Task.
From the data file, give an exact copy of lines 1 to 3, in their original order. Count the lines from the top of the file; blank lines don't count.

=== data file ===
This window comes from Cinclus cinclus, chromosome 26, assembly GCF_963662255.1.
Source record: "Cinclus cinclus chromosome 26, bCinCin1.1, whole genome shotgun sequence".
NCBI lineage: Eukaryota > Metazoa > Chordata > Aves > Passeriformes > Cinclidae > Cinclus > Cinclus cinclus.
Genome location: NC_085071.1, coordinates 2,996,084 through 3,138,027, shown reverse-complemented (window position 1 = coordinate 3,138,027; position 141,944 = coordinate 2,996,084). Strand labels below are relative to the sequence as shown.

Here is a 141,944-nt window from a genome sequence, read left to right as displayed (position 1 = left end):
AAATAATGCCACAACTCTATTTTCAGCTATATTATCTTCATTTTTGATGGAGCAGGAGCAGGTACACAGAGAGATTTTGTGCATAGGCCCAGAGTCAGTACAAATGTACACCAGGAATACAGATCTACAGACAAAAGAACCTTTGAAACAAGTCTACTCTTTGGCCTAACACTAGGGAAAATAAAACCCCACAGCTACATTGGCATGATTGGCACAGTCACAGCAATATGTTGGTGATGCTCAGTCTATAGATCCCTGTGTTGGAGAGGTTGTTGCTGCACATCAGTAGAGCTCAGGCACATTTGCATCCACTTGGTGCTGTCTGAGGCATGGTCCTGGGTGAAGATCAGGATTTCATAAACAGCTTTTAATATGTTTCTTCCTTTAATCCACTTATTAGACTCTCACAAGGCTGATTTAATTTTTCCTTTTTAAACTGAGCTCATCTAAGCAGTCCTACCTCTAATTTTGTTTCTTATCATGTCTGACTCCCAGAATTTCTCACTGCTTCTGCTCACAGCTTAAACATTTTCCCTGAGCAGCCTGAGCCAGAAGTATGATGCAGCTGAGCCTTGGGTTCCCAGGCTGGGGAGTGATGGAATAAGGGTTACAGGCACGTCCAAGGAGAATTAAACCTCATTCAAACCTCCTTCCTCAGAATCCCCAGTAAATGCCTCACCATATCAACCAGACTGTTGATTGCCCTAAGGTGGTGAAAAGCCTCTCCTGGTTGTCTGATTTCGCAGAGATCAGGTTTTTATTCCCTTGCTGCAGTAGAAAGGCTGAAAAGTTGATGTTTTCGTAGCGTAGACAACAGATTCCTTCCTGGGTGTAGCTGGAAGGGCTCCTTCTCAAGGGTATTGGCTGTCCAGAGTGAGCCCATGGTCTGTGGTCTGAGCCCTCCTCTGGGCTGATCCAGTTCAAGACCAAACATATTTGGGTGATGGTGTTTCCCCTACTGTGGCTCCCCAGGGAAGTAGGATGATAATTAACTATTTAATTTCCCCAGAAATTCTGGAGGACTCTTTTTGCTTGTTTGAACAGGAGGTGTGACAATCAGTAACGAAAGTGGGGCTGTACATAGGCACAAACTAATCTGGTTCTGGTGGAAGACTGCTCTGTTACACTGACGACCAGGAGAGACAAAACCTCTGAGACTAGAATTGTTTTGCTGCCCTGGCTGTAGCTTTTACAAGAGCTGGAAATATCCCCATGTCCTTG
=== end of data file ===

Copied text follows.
This window comes from Cinclus cinclus, chromosome 26, assembly GCF_963662255.1.
Source record: "Cinclus cinclus chromosome 26, bCinCin1.1, whole genome shotgun sequence".
NCBI lineage: Eukaryota > Metazoa > Chordata > Aves > Passeriformes > Cinclidae > Cinclus > Cinclus cinclus.